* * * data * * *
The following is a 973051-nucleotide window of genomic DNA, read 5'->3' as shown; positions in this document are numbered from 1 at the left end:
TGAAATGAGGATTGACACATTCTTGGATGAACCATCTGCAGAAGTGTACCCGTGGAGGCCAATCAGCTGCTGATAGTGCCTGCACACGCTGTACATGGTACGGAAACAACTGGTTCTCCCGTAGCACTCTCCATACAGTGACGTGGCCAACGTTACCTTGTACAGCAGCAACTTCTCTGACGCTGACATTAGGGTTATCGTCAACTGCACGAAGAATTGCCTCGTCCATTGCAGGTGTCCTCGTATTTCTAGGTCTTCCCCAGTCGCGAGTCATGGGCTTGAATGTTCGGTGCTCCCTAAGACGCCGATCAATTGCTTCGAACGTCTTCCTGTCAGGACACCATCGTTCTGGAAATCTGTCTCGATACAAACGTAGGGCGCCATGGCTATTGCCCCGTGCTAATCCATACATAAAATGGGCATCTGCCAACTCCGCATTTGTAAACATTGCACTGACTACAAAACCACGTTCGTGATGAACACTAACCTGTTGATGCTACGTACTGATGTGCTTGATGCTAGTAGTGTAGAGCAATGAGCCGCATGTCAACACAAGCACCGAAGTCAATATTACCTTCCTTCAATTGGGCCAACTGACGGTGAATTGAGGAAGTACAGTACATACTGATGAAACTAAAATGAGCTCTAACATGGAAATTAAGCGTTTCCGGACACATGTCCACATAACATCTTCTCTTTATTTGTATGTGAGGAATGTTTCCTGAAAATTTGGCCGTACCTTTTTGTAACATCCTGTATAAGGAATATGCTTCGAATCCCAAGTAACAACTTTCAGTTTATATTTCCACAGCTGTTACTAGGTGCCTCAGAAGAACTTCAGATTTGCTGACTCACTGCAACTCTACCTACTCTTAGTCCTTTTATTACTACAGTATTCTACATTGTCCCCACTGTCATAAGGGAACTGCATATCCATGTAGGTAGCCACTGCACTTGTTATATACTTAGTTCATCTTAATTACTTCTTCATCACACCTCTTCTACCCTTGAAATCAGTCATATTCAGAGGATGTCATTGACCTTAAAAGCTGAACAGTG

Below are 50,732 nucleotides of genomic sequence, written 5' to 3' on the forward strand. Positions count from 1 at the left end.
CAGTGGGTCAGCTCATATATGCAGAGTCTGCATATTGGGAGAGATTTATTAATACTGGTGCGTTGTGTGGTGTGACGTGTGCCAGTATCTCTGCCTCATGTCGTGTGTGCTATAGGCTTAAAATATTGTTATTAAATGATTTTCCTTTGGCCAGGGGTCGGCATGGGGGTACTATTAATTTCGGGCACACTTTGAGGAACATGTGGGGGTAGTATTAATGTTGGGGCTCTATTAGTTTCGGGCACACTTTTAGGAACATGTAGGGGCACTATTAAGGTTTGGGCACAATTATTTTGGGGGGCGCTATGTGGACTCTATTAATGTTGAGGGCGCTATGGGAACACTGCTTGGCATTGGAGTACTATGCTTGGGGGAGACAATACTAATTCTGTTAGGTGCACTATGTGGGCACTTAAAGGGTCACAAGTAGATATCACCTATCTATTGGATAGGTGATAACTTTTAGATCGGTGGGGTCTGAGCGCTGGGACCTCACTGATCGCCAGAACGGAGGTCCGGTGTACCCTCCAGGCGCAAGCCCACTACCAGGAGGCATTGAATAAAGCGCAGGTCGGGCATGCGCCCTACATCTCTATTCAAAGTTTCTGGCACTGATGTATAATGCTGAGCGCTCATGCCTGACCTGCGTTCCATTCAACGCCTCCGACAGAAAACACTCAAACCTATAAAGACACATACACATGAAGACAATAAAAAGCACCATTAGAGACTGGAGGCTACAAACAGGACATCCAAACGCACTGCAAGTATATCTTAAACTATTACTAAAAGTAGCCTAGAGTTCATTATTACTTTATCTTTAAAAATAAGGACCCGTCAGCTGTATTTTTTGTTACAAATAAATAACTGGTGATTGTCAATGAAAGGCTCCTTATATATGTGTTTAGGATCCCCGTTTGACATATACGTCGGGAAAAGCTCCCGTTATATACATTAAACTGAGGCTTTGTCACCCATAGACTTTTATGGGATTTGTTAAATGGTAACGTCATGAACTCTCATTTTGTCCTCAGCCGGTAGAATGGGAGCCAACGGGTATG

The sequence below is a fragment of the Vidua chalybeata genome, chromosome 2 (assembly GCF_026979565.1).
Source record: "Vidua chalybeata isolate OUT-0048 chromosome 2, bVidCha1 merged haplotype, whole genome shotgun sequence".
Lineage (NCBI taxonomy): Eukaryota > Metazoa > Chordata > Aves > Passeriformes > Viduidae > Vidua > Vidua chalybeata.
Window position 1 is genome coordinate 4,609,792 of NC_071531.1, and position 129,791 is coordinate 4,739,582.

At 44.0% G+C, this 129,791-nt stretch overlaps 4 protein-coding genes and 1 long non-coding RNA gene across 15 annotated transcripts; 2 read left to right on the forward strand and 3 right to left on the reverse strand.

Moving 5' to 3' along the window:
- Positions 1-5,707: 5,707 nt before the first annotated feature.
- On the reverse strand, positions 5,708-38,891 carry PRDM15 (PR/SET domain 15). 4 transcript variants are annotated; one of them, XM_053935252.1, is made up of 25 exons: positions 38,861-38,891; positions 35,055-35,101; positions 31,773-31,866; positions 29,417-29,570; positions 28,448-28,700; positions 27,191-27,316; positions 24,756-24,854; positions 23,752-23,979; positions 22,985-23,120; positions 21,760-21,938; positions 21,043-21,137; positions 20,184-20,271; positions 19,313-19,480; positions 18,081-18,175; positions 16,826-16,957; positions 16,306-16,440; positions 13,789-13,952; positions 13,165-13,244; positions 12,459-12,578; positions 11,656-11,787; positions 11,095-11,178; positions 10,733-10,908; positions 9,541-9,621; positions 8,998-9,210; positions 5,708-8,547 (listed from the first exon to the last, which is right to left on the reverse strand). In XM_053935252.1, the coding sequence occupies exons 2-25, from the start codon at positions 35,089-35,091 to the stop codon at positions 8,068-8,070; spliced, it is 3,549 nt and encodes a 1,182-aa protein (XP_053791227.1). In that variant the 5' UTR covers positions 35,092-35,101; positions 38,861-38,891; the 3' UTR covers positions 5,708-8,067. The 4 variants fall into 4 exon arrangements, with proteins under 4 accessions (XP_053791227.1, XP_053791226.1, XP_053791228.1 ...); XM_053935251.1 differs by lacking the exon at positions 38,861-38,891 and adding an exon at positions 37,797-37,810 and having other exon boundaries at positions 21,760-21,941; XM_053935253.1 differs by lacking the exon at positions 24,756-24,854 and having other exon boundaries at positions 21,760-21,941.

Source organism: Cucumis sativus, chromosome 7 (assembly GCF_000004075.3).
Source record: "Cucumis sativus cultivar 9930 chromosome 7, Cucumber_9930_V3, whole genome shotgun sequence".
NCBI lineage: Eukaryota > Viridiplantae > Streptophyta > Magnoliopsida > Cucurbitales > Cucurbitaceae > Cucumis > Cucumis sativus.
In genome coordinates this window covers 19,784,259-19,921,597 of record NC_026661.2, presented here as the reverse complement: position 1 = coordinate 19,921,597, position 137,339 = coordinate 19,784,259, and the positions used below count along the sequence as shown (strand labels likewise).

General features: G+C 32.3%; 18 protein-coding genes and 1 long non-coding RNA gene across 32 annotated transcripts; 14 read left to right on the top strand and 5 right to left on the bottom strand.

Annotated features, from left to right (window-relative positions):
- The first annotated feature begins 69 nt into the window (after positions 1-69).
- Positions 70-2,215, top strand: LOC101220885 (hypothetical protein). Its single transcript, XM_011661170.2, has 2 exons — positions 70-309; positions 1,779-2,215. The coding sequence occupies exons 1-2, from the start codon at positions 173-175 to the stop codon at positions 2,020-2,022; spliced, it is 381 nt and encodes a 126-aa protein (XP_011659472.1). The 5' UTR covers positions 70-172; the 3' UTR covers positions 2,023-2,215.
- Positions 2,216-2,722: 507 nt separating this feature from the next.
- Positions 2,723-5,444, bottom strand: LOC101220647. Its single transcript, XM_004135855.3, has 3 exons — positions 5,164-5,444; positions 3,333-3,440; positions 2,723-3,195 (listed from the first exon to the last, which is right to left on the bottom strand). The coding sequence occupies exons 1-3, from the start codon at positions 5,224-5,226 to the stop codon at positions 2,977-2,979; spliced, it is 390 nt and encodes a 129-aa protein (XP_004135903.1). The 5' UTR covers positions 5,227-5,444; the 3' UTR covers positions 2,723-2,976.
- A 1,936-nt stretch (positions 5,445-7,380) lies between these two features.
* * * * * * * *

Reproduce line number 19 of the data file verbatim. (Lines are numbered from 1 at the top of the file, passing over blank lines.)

- The first annotated feature begins 69 nt into the window (after positions 1-69).